During training camp, the Eagles locker room at the NovaCare Complex, a long, expansive highway during the regular season, is crowded with a double row of lockers down the middle of the room. These are the temporary quarters inhabited by the influx of camp players, most of whom, in the famous words of Buddy Ryan, will be allowed to "get on with their life's work" by the time the real games approach.
Every year, however, some players are able to escape the median strip of portable lockers to the safe haven of the more lush, permanent stalls that line the room, but it is a difficult game of Frogger and traffic is fierce. Still, if there is camp, there is hope.
Midway through the room is the space occupied by 6-foot-4, 315-pound Ian Park, one of a small handful of players attempting to win a job as a reserve center, either on the active roster or on the practice squad. The odds are probably against him, as they are stacked against the other undrafted free agents, but Park has been running uphill for a couple of years now and this is nothing new.
"I try to just calm down when I get out there and just play," Park said after practice recently. "I try not to stress out too much."
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To this point, which is to say more than a month from the season, a week away from even the first exhibition game, it is too early for any meaningful appraisal. Park is putting in the work, the coaches are encouraging, but the most attention he has received is for an internet video of him singing the theme from the video game franchise "Halo" in the resonant confines of the shower room. It's pretty good, but offensive linemen aren't generally judged for their tenor range and, anyway, rookie tackle Jordan Mailata might even have him there.
Maybe Park is the second-best singer on the O-line, but he'd settle for also being considered the second-best center in camp, behind entrenched starter, and another noted entertainer, Jason Kelce. Park's competition at the moment is third-year veteran Isaac Seumalo, who has started at three positions for the Eagles, none of them center; and Jon Toth, who was an undrafted free agent a year ago, was cut at the end of training camp, and spent part of the season on the practice squad. Steven Wisniewski also can play center, but he looks firmly entrenched at the left guard position he won from Seumalo.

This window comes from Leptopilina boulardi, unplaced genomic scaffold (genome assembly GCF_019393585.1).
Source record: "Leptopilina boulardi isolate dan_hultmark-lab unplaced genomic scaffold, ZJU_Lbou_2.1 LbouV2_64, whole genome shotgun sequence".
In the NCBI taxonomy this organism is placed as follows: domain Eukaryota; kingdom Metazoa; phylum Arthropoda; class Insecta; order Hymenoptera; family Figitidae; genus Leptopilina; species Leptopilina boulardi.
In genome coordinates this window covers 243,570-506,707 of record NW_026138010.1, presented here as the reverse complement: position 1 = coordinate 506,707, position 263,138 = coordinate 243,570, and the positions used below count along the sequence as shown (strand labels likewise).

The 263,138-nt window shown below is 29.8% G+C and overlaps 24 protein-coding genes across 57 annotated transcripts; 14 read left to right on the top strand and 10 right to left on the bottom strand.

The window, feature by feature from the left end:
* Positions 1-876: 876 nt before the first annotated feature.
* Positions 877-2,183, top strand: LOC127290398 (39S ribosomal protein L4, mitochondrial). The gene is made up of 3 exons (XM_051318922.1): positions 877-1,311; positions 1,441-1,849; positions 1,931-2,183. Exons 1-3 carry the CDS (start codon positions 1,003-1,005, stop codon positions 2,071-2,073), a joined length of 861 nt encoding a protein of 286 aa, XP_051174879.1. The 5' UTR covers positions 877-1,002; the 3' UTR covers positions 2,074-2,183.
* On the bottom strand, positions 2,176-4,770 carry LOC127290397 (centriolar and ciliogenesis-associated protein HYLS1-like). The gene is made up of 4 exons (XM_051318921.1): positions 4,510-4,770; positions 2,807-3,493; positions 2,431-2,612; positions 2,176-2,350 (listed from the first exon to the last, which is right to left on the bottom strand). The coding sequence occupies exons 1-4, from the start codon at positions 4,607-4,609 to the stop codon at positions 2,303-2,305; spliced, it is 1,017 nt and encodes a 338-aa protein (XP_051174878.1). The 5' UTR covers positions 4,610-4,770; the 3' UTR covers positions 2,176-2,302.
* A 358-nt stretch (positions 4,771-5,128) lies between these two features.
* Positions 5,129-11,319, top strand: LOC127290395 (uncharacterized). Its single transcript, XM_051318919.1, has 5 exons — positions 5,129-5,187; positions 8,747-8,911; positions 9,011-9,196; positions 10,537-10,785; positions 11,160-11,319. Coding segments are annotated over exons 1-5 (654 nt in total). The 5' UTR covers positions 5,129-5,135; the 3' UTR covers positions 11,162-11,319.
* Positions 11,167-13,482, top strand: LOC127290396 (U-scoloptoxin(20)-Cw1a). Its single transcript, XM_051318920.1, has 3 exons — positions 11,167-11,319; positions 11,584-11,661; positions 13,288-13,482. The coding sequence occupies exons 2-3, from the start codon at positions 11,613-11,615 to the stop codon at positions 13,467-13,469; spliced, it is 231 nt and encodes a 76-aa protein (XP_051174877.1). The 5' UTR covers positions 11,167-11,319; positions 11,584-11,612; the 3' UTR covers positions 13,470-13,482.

"I've learned more from [offensive line coach Jeff Stoutland] than I've learned from anyone else in my entire career," said Park, 24. "He's got a great system. My original intention was to play two positions, but he's got me at center and that's probably more of a fit for me in this league, size-wise."
Park hoped his shot in the NFL would come a year sooner, but that was before his career took an unexpected turn and he had to leave Division I football before finally reestablishing himself in Division II. It's not the usual path, but it was the only one he had.
Heading into his fifth year at Northwestern, the redshirt senior suffered a serious Lisfranc injury in his foot during spring ball. The injury required two surgeries and kept him from playing in the fall. It also tripped the clock on his Division I eligibility.
"That was one of the toughest times in my life. I loved Northwestern, and my dream was to finish out there," Park said. "I couldn't play there, but the rules in Division II are different. It's not a five-year rule. It's a 10-semester rule. I had completed my degree in eight semesters, so I had two left if I wanted to play Division II. I wasn't sure what I wanted to do. Even my family was split. But I figured I only had one chance to do this."
The Pittsburgh native visited three PSAC schools in the western part of the state before deciding on Slippery Rock for his final season of college ball. He was all-conference in his one season, enough to impress NFL scouts, including those from the Eagles, that he was healed, but the game was definitely a little different.
"Guys work just as hard in Division II, and have big hearts and a lot of guys were pretty talented, but there just isn't the funding a team in a Power Five conference gets," Park said. "You have to buy your own shoes, your cleats, your travel sweats, and stuff like that. Northwestern has this new training facility on the lakefront with flat-screen TVs and big pools. At Slippery Rock, we had a little aluminum tub and some tables. It's all about perspective. I tell my friends from the Big Ten who complain about this or that, you've got to see the whole picture."
The scouts still found him there, and they also saw him at Penn's pro day, which included a number of small-college players. It was the Eagles who signed him, however, and now Park waits to see which way his career goes from here.
"The playbook is a lot, obviously, and learning the defenses and making the conversion calls. I study every night, and I know it's going to take time," Park said. "It's just about having confidence, staying focused, and doing your job."